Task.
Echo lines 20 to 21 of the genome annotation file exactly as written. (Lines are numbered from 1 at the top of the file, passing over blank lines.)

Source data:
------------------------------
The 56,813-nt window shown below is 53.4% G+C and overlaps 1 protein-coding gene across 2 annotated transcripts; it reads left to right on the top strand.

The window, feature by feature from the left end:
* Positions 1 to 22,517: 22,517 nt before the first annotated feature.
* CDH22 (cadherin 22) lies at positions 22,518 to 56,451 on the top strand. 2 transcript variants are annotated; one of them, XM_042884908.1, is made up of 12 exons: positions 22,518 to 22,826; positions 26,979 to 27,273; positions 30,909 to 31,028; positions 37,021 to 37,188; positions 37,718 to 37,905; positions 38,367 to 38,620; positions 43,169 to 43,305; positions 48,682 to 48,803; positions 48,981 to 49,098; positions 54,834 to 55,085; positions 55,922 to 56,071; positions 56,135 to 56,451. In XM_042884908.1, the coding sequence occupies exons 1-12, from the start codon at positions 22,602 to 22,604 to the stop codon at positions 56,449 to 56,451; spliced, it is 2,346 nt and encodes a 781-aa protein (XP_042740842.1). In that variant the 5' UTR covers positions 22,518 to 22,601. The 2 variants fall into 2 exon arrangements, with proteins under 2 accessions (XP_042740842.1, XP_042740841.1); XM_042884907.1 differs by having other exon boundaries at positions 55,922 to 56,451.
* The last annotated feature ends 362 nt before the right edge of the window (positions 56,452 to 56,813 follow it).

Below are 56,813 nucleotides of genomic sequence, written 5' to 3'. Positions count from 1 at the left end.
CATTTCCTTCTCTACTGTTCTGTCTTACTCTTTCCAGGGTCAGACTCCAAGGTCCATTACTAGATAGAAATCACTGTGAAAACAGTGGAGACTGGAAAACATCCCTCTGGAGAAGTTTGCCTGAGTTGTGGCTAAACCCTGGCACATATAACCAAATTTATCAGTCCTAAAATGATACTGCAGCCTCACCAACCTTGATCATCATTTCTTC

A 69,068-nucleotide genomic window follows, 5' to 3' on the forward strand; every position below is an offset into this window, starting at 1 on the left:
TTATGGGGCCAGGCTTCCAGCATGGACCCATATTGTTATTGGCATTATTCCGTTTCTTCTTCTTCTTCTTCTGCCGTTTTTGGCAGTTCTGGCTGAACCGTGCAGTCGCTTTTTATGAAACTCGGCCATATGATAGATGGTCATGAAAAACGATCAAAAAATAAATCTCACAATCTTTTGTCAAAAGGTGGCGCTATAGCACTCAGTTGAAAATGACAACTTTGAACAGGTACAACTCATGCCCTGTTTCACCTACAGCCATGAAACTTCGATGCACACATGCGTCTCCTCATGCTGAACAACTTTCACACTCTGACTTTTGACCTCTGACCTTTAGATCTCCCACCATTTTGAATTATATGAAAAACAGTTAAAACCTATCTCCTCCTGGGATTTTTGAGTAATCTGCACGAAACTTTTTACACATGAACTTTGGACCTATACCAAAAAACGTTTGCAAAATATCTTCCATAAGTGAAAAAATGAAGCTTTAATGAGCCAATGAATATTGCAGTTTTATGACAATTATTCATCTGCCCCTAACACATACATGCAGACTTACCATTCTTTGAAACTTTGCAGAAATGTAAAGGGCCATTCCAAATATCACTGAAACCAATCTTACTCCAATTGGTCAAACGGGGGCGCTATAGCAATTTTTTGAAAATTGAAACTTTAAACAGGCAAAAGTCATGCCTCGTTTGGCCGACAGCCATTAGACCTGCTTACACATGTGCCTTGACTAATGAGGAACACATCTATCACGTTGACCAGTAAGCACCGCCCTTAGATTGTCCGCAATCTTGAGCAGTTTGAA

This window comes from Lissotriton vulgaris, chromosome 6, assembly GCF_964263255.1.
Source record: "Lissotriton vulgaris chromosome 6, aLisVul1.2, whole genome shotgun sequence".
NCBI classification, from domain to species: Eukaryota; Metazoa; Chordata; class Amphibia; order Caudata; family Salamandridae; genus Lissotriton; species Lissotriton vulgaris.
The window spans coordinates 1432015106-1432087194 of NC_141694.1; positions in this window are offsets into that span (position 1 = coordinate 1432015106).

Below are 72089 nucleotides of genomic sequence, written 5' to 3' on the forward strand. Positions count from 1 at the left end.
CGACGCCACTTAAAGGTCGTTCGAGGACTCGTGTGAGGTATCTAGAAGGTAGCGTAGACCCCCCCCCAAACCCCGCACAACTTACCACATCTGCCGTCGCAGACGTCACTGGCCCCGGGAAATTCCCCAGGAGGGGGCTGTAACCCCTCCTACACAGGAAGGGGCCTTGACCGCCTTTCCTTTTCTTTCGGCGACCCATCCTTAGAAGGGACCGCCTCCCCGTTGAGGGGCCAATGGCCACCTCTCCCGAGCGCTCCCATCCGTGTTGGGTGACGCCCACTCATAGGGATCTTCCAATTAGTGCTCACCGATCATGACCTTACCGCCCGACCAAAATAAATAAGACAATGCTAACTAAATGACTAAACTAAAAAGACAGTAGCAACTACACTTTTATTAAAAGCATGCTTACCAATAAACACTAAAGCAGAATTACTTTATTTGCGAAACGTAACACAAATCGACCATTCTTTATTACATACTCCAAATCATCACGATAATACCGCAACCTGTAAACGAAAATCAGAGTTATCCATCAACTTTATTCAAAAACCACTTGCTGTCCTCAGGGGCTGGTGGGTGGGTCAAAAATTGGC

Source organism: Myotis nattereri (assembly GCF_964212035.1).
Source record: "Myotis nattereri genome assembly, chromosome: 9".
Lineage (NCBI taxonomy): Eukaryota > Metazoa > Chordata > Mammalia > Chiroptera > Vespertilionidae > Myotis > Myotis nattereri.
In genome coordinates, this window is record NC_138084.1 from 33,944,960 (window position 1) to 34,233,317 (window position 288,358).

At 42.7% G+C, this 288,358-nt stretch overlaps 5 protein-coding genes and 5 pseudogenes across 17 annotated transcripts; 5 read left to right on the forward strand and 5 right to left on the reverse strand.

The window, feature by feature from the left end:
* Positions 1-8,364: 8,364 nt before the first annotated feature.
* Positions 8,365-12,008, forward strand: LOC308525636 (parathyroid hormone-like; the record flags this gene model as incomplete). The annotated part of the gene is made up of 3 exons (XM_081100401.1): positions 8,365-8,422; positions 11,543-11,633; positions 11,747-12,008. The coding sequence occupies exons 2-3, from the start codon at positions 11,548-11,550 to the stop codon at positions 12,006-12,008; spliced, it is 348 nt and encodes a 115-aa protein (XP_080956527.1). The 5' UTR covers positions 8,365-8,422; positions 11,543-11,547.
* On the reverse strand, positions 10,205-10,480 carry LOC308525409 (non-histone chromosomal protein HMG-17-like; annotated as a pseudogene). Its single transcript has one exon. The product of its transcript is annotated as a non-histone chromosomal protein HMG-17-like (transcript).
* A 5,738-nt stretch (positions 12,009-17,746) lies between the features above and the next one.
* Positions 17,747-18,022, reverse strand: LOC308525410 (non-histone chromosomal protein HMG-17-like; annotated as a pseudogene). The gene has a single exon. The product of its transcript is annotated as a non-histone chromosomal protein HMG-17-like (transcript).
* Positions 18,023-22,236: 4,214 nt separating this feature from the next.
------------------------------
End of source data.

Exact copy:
At 42.7% G+C, this 288,358-nt stretch overlaps 5 protein-coding genes and 5 pseudogenes across 17 annotated transcripts; 5 read left to right on the forward strand and 5 right to left on the reverse strand.

The window, feature by feature from the left end: